5 More Writing Prompts to Develop Your Characters: Tattoos

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What comes to mind when you think of people with tattoos?

That answer is going to be different for everyone, but according to the bulk of the romance genre, the major types boil down to “bad boy” and “hippie/free-spirited girl.”

Authors, we can all do so much better than that. Tattoos are so often used as shorthand to make a character fall into a certain stereotype, but in reality, many people get tattoos for personal reasons that have nothing to do with fitting into one of those types. If you’re going to give a character tattoos, why not make them mean something? Why not use them to add depth to their character instead of pigeonholing them?

Now, in modern times, a tattoo is a completely voluntary thing that someone pays to have added permanently to their body. (If it’s not, none of my advice applies, and you’ll have a different sort of explaining to do–I’m not touching it here.) So the first question is:

  1. Would your character have a tattoo, and why or why not? “Why not” might not be relevant to the story if nobody’s going to have tattoos at all, but “why” definitely is, because somebody’s probably going to ask them, at some point, what the story is behind their art.
  2. Where is the tattoo? Generally visible to the public, partially hidden, completely hidden? How did they choose where it went? Does their line of work require no visible tattoos? Does their family have strong opinions? Or does the character simply consider it private?
  3. How willing are they to share the story behind the tattoo with other people? Do they tell one story to strangers and another to friends or lovers?
  4. Are any of their tattoos, if they have more than one, mistakes? Do they regret any of them? Have they had any removed, or wish they could?
  5. At this point in their life, would they get another one, and why or why not? What would it be, and how would that decision interact with the story?
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Writing Through a Transitional Period

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I’ve been at my new job for a month now. I’m working on a different schedule, sleeping on a different schedule. It’s going well, and I’m happy there, but even with my best efforts, my writing output has taken a hit. Here’s what I’ve learned.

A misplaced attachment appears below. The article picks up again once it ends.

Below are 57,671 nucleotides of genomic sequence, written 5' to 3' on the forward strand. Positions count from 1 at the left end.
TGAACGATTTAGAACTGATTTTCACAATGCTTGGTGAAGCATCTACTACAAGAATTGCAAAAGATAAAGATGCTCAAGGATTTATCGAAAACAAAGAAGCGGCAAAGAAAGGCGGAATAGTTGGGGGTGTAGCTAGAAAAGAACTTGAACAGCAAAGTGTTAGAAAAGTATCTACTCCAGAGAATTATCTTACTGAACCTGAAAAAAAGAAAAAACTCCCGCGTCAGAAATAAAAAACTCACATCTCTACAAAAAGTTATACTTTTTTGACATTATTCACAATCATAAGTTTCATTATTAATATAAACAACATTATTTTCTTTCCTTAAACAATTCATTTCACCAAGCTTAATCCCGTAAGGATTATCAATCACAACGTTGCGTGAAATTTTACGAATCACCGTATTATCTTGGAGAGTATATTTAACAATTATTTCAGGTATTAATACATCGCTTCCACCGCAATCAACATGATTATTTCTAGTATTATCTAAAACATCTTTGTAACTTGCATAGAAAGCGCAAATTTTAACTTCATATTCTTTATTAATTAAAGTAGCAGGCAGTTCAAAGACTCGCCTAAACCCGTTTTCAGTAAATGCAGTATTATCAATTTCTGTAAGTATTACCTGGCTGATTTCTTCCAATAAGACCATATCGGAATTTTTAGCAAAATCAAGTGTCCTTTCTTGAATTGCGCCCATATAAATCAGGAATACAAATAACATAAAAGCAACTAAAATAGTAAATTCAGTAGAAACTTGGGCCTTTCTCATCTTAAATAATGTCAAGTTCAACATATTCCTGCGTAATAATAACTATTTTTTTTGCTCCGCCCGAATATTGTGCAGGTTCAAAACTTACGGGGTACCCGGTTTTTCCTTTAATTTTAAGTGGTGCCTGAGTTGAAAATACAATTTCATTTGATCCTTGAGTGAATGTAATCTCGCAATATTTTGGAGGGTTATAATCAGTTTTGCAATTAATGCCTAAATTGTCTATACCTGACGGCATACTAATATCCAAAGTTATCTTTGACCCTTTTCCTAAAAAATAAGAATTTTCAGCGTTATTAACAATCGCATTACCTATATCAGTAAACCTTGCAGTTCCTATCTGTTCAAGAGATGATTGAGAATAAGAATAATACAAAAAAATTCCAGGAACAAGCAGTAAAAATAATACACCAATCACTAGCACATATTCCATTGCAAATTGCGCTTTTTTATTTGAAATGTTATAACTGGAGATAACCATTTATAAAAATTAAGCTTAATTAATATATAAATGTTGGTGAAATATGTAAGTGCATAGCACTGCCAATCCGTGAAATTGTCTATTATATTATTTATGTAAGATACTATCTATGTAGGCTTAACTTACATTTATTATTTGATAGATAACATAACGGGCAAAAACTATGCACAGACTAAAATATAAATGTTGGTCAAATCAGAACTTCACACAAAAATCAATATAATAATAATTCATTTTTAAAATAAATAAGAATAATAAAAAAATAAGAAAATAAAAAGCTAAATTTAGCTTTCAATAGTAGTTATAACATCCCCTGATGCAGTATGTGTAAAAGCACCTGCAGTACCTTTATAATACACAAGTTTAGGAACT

1. Try to make (or keep) your writing a daily habit, but don’t stress if you miss days. That’s solid general advice, but even more important to remember while you’re making big life changes. But if your writing style has never meshed with the “write every day” advice, don’t try to force yourself now while you’re under stress from other sources.
  2. Accept that you’re probably going to be less productive for a while. This will be a harder pill to swallow for some than others. I can crank out thousands of words a day during NaNoWriMo when I’m super motivated, but outside of that I can still usually slap down 500-1000 words on any random day. That’s not happening now, some days because I don’t have time, others because I don’t have energy. It’s okay. I have to remind myself of that often, but it really is okay.
  3. Your writing time frame might change. If you used to have large blocks of time to get a lot of writing done (like the weekend,) maybe you don’t anymore, and you have to become one of those “five minutes whenever I can” writers. Or maybe you suddenly have bigger chunks of time than before, but only on certain days. Prioritize your time, plan for writing sessions if you can, but keep #1 + #2 in mind.
  4. Write everywhere. Also good advice in general, but keep a notebook on you at all times, or write a few lines on the back of your napkin on break, or dictate a snippet into your phone. You can type it up later!